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I have a population animals, and am looking at the effect of (yearly) environmental temperature on date of birth and litter size. Births in the population have been monitored for 15 years (one litter per year), consequently, many females have been repeatedly observed giving birth over this time. Environmental temperature is the same for all animals within each year.

I am currently modelling this as a linear mixed model, with yearly temperature as a fixed effect and maternal ID as a random effect, to account for repeated measures of mothers.

A reviewer has recommended that I fit the model with Year as a random effect as well. However, because only a single yearly temperature applies to all mothers within each year, this drastically changes the results. - Essentially, the random effect of year soaks up all the variation due to temperature, rendering the effect of temperature nonsignificant. For temperature to not have an effect would be VERY surprising since experiments manipulating temperature directly show a strong effect.

What is the best way to proceed?

Thanks,

summary of LMM without Year as a random effect:

     AIC      BIC   logLik deviance df.resid 
 10378.6  10399.7  -5185.3  10370.6     1419 

Scaled residuals:
     Min       1Q   Median       3Q      Max

-2.35860 -0.60767 -0.02228  0.57020  3.08272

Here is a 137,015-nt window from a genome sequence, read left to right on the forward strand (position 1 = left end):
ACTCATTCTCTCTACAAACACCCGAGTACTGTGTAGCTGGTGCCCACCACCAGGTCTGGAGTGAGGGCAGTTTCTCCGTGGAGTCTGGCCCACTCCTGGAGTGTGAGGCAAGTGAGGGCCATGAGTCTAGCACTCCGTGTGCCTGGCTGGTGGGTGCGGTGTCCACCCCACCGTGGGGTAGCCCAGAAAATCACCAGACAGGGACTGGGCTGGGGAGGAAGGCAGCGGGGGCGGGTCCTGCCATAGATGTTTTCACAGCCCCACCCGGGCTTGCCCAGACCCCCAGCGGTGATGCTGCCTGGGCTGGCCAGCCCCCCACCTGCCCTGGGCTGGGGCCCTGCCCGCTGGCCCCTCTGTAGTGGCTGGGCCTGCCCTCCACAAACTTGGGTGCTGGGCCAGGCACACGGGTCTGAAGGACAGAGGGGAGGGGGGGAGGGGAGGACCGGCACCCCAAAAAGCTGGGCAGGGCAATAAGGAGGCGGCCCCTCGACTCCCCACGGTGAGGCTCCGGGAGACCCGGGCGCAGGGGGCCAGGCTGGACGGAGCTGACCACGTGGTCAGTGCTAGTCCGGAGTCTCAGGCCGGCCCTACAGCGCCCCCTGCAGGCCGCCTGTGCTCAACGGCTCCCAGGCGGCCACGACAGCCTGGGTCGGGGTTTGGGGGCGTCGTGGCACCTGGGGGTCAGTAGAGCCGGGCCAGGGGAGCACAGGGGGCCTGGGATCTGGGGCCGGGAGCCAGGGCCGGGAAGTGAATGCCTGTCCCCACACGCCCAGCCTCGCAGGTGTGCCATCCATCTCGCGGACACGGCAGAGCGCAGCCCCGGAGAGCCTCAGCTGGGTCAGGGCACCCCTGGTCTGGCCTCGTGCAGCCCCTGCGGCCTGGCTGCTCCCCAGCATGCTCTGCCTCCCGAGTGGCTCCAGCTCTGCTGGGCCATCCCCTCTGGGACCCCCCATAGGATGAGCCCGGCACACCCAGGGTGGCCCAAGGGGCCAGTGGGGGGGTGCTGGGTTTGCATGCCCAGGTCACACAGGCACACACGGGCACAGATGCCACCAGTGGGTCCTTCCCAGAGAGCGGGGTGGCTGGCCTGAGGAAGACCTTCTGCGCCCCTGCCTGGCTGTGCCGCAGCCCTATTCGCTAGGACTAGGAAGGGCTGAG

Random effects:

 Groups   Name        Variance Std.Dev.

 TrueID   (Intercept) 39.22    6.262  

 Residual             58.43    7.644   

Number of obs: 1423, groups:  TrueID, 679


Fixed effects:
             Estimate Std. Error        df t value Pr(>|t|) 

(Intercept)   36.3515     0.3320  582.1000 109.476  < 2e-16

CritTemp.c    -3.0817     0.3757 1238.7000  -8.203 4.44e-16

Correlation of Fixed Effects:

           (Intr)

CritTemp.c 0.010 

summary of LMM with Year as a random effect:

     AIC      BIC   logLik deviance df.resid 

  9819.7   9846.0  -4904.8   9809.7     1418 

Scaled residuals: 

    Min      1Q  Median      3Q     Max 

-3.2943 -0.4964  0.0186  0.4700  3.4843 

Random effects:

 Groups   Name        Variance Std.Dev.

 TrueID   (Intercept) 39.16    6.258   

 Year     (Intercept) 27.80    5.273   

 Residual             31.73    5.633   

Number of obs: 1423, groups:  TrueID, 679; Year, 16

Fixed effects:

            Estimate Std. Error     df t value Pr(>|t|)  

(Intercept)   36.550      1.358 16.900  26.917 2.66e-15

CritTemp.c    -2.757      1.976 16.145  -1.395    0.182    
---

Correlation of Fixed Effects:

           (Intr)

CritTemp.c -0.095
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    $\begingroup$ Please include the summary(model) output for both models (with and without year as a random effect) $\endgroup$ – Robert Long Oct 7 '18 at 10:34
  • $\begingroup$ @Robert Long Have added model results $\endgroup$ – ElectricMonk Oct 8 '18 at 1:55
  • $\begingroup$ Are the variables critTemp and year highly correlated? The second model tells you that after you accoutn for the variation of the years, the temperture becomes non-significant, since year explains all that temp explained before. $\endgroup$ – user2974951 Oct 8 '18 at 8:09
  • $\begingroup$ Are you sure that the reviewer wanted random intercepts for Year and not random slopes ? Random slopes might make more sense - but you should code the Year variable as numeric, not a factor. $\endgroup$ – Robert Long Oct 8 '18 at 8:35